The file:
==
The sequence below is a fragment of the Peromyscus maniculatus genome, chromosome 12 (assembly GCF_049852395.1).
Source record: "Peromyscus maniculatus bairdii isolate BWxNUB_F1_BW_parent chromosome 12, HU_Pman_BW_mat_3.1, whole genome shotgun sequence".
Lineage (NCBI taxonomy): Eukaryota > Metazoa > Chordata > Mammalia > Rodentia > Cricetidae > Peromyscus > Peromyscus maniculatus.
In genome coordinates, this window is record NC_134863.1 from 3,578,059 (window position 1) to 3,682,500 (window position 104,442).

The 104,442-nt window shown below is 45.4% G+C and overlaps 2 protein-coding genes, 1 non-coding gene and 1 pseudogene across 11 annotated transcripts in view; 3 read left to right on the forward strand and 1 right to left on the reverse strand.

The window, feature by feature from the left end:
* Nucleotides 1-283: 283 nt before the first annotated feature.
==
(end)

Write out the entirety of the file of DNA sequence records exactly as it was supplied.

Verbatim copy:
The sequence below is a fragment of the Peromyscus maniculatus genome, chromosome 12 (assembly GCF_049852395.1).
Source record: "Peromyscus maniculatus bairdii isolate BWxNUB_F1_BW_parent chromosome 12, HU_Pman_BW_mat_3.1, whole genome shotgun sequence".
Lineage (NCBI taxonomy): Eukaryota > Metazoa > Chordata > Mammalia > Rodentia > Cricetidae > Peromyscus > Peromyscus maniculatus.
In genome coordinates, this window is record NC_134863.1 from 3,578,059 (window position 1) to 3,682,500 (window position 104,442).

The 104,442-nt window shown below is 45.4% G+C and overlaps 2 protein-coding genes, 1 non-coding gene and 1 pseudogene across 11 annotated transcripts in view; 3 read left to right on the forward strand and 1 right to left on the reverse strand.

The window, feature by feature from the left end:
* Nucleotides 1-283: 283 nt before the first annotated feature.